What are the marks of a good couples counselor?

A good couples counselor should possess several qualities to be effective in helping to improve your relationship. Of course it’s important to find the right fit for you which may consist of many factors such as personality, the therapy approach, their areas of focus and the concerns you bring, sense of humor, level of directiveness, etc. But all skilled couples counselors should also have the following qualities:

1. Good communication skills: A good couples counselor should have excellent communication skills to effectively listen to and understand each partner’s perspective. If you visit a counselor and feel like they spend more time talking than understanding your concerns, or they keep misunderstanding your concerns, you might want to try another counselor.

You should leave sessions feeling like you have been heard by the counselor, even if you feel misunderstood by your partner as you are working through your issues. If you’re not sure whether your counselor understands your concerns, you can always ask them; a good counselor will have an idea of useful areas of focus and the ability to summarize the problems you’re sharing (This might take more than one session, so don’t lose heart if you come into counseling feeling like a mess and are not immediately able to figure out with the counselor where to start!)

Relationships are complex and usually have more than one thing going on, so goals may change and be clarified as you work together. A good counselor will work to ensure that you understand their feedback and that they are responding in a way that makes sense to you and your partner.

2. Empathy and Balancing dynamics: A good couples counselor should be able to empathize with the feelings and experiences of both partners without taking sides. Maintaining balance in couples therapy is a critical skill that is needed for each of you to feel heard, understood, and supported in the counseling process. There may be times when the counselor will focus more heavily on a particular partner depending on the areas of concern, the level of commitment of each partner, or certain issues being impacted by other issues, good counselors can carefully manage the focus of the session to ensure your relationship is growing stronger.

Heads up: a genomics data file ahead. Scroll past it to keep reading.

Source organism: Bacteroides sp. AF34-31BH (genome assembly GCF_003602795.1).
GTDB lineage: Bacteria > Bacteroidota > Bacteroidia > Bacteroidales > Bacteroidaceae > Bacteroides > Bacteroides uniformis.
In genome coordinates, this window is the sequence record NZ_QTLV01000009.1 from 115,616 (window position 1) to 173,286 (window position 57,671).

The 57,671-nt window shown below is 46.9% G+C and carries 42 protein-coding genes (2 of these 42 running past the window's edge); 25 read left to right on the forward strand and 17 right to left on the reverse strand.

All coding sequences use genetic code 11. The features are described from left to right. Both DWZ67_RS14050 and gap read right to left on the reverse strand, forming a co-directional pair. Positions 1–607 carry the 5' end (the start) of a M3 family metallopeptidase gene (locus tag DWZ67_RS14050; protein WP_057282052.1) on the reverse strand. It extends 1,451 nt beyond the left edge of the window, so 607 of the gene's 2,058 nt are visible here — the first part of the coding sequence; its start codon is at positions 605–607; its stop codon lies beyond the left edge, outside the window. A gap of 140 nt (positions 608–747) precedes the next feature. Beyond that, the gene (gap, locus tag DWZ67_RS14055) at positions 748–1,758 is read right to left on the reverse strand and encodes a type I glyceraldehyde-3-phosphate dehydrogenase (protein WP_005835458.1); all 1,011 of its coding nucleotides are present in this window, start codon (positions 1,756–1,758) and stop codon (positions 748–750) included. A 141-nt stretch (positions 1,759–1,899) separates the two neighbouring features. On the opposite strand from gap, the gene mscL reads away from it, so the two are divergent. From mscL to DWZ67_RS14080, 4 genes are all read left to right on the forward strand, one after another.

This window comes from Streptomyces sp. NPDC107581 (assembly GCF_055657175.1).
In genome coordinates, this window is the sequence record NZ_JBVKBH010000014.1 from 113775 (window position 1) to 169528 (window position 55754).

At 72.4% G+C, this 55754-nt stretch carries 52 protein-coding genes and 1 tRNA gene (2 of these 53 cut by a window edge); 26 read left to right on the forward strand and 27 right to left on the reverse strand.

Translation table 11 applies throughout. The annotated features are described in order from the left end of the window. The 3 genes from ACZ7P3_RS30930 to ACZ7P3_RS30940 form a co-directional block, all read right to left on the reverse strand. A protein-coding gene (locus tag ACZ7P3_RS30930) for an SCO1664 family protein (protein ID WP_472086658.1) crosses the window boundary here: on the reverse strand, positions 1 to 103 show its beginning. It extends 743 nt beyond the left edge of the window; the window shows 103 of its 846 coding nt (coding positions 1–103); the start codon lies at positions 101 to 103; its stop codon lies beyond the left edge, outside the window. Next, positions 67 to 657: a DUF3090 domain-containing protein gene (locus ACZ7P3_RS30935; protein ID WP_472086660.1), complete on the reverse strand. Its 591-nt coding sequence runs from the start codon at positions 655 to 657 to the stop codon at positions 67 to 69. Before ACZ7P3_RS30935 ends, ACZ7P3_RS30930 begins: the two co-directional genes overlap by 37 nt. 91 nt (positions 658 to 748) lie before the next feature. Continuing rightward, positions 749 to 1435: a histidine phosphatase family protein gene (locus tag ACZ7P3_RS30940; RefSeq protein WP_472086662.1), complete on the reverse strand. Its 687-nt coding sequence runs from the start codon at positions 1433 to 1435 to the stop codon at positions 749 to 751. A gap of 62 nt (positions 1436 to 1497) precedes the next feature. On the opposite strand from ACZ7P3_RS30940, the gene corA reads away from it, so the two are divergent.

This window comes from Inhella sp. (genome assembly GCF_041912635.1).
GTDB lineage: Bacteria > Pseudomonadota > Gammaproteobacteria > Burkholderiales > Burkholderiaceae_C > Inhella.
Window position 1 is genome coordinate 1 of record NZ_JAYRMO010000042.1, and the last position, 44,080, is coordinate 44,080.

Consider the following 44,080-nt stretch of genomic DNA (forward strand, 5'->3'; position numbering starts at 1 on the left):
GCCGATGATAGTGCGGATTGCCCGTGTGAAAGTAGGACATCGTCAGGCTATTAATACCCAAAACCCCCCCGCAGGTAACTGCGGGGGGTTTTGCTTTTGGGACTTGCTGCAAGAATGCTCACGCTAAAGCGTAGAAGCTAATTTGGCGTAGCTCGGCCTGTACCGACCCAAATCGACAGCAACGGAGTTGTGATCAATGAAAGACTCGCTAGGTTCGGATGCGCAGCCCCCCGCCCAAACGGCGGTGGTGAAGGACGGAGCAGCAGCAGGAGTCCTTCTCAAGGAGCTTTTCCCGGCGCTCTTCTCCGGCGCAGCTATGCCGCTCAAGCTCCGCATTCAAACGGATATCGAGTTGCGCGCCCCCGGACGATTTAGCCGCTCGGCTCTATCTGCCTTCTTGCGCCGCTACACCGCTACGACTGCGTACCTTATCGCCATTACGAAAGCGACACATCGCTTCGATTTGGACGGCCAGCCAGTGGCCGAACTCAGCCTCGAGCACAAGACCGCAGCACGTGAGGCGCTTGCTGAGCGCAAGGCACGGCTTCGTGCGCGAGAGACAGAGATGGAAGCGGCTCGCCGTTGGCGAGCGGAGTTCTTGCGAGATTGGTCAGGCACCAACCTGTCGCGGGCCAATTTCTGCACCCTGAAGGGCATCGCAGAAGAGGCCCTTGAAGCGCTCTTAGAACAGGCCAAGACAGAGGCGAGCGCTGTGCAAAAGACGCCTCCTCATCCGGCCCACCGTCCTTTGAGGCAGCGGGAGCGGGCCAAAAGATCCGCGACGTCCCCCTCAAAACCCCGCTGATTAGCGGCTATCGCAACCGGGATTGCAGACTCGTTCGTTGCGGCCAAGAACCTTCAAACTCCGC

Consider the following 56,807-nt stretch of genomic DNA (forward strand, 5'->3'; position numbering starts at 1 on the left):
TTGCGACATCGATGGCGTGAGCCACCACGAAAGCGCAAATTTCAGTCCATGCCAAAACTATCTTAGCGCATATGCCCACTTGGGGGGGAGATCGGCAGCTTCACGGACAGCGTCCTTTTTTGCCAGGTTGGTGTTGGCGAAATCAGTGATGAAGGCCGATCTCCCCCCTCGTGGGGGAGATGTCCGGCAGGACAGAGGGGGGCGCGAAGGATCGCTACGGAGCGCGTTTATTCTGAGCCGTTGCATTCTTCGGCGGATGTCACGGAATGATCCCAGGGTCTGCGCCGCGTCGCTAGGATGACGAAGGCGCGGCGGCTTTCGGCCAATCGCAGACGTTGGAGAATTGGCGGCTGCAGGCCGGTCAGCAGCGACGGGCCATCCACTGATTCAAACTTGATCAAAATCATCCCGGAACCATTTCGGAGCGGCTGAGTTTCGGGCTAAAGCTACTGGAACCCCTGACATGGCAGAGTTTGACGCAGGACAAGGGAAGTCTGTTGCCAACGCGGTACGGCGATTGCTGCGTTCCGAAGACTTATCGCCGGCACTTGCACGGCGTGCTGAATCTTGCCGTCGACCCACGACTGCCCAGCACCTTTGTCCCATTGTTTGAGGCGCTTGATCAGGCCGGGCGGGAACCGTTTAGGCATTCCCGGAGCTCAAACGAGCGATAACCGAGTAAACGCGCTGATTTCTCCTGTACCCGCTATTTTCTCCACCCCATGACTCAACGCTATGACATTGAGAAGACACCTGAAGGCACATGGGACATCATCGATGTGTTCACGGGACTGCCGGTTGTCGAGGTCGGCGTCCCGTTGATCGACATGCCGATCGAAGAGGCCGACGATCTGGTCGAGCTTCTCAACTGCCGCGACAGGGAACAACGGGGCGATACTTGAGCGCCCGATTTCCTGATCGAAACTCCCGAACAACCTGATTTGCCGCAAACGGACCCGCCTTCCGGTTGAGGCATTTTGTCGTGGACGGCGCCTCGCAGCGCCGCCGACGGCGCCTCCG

3. Non-judgmental attitude: A good couples counselor should be impartial and non-judgmental, creating a safe and supportive environment for couples to express themselves freely. It’s important to recognize that all counseling is inherently values based and every counselor has their own values and biases—the good ones are aware of their own biases. If a counselor claimed they didn’t have any values that would impact their couples counseling, I would seek someone else as they clearly haven’t done enough of their own self reflection to recognize their own biases. This doesn’t mean that counselors should advise you on your decisions, but they should have clear understanding of their own worldviews so they can best support you in finding decisions that work for your relationship. A good couples counselor will approach you and your partner with compassion even if mistakes or bad choices have been made that impact your relationship.

4. The ability to recognize and call out abusive dynamics: This is an advanced level skill and often requires experience, supervision, and intentional growth from the therapist. Some abusive dynamics are sneakier and more subtle than others, but a skilled couples counselor should be able to recognize and confront these dynamics so that they don’t continue unchecked. If you believe these dynamics exist in your relationship, you may want to consider looking for a couples counselor who has experience working with personality disordered characteristics as they may be better able to identify and challenge these stressful communication tactics.

A good couples therapist will not allow you or your partner to escalate to the point of screaming at each other in session. You should expect the therapy office to be a safe space where the counselor will mediate unhealthy relationship dynamics and protect you within the office from demeaning behavior or abusive patterns. One caveat to this statement, is that some therapy models begin work by allowing couples to interact largely unchecked with the goal of allowing the therapist to witness and better understand the relationship dynamics; while this can be a useful approach, it should not be the norm on an ongoing basis, as skilled counselors will intervene to teach the couple healthier ways to interact.